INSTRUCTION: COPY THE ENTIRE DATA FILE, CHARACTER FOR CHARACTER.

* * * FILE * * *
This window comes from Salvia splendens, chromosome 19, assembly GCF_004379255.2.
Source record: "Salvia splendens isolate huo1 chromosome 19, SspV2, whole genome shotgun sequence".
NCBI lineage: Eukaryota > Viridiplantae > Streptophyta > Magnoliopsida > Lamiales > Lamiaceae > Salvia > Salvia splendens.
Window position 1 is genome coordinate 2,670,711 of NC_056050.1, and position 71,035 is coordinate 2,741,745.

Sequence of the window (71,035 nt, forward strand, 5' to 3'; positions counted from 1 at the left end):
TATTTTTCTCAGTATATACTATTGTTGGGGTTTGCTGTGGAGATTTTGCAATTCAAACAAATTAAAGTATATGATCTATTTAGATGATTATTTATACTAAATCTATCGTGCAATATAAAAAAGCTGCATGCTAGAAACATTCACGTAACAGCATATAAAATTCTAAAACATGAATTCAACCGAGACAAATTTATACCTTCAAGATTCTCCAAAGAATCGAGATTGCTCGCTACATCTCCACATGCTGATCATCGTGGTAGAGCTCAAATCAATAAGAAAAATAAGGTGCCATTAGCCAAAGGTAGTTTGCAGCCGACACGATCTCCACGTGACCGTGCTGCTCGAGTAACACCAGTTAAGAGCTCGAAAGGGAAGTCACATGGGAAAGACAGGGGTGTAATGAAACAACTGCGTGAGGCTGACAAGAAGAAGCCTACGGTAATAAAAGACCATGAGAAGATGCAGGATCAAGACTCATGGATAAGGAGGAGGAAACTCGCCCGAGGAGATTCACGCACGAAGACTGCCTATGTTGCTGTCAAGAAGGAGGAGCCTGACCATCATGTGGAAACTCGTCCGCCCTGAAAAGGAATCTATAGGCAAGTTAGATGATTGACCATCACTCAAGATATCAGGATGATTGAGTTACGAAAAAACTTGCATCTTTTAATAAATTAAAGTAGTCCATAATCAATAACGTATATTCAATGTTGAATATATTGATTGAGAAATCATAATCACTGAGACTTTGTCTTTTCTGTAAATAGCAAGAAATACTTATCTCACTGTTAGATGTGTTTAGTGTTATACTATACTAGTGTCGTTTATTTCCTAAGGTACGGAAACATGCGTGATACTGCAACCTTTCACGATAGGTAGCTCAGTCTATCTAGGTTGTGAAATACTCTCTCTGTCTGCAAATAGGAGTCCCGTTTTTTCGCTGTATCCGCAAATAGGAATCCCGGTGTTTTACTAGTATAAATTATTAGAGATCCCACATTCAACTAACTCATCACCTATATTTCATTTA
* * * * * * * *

This window comes from Salvia splendens, chromosome 19, assembly GCF_004379255.2.
Source record: "Salvia splendens isolate huo1 chromosome 19, SspV2, whole genome shotgun sequence".
NCBI lineage: Eukaryota > Viridiplantae > Streptophyta > Magnoliopsida > Lamiales > Lamiaceae > Salvia > Salvia splendens.
Window position 1 is genome coordinate 2,670,711 of NC_056050.1, and position 71,035 is coordinate 2,741,745.

Sequence of the window (71,035 nt, forward strand, 5' to 3'; positions counted from 1 at the left end):
TATTTTTCTCAGTATATACTATTGTTGGGGTTTGCTGTGGAGATTTTGCAATTCAAACAAATTAAAGTATATGATCTATTTAGATGATTATTTATACTAAATCTATCGTGCAATATAAAAAAGCTGCATGCTAGAAACATTCACGTAACAGCATATAAAATTCTAAAACATGAATTCAACCGAGACAAATTTATACCTTCAAGATTCTCCAAAGAATCGAGATTGCTCGCTACATCTCCACATGCTGATCATCGTGGTAGAGCTCAAATCAATAAGAAAAATAAGGTGCCATTAGCCAAAGGTAGTTTGCAGCCGACACGATCTCCACGTGACCGTGCTGCTCGAGTAACACCAGTTAAGAGCTCGAAAGGGAAGTCACATGGGAAAGACAGGGGTGTAATGAAACAACTGCGTGAGGCTGACAAGAAGAAGCCTACGGTAATAAAAGACCATGAGAAGATGCAGGATCAAGACTCATGGATAAGGAGGAGGAAACTCGCCCGAGGAGATTCACGCACGAAGACTGCCTATGTTGCTGTCAAGAAGGAGGAGCCTGACCATCATGTGGAAACTCGTCCGCCCTGAAAAGGAATCTATAGGCAAGTTAGATGATTGACCATCACTCAAGATATCAGGATGATTGAGTTACGAAAAAACTTGCATCTTTTAATAAATTAAAGTAGTCCATAATCAATAACGTATATTCAATGTTGAATATATTGATTGAGAAATCATAATCACTGAGACTTTGTCTTTTCTGTAAATAGCAAGAAATACTTATCTCACTGTTAGATGTGTTTAGTGTTATACTATACTAGTGTCGTTTATTTCCTAAGGTACGGAAACATGCGTGATACTGCAACCTTTCACGATAGGTAGCTCAGTCTATCTAGGTTGTGAAATACTCTCTCTGTCTGCAAATAGGAGTCCCGTTTTTTCGCTGTATCCGCAAATAGGAATCCCGGTGTTTTACTAGTATAAATTATTAGAGATCCCACATTCAACTAACTCATCACCTATATTTCATTTA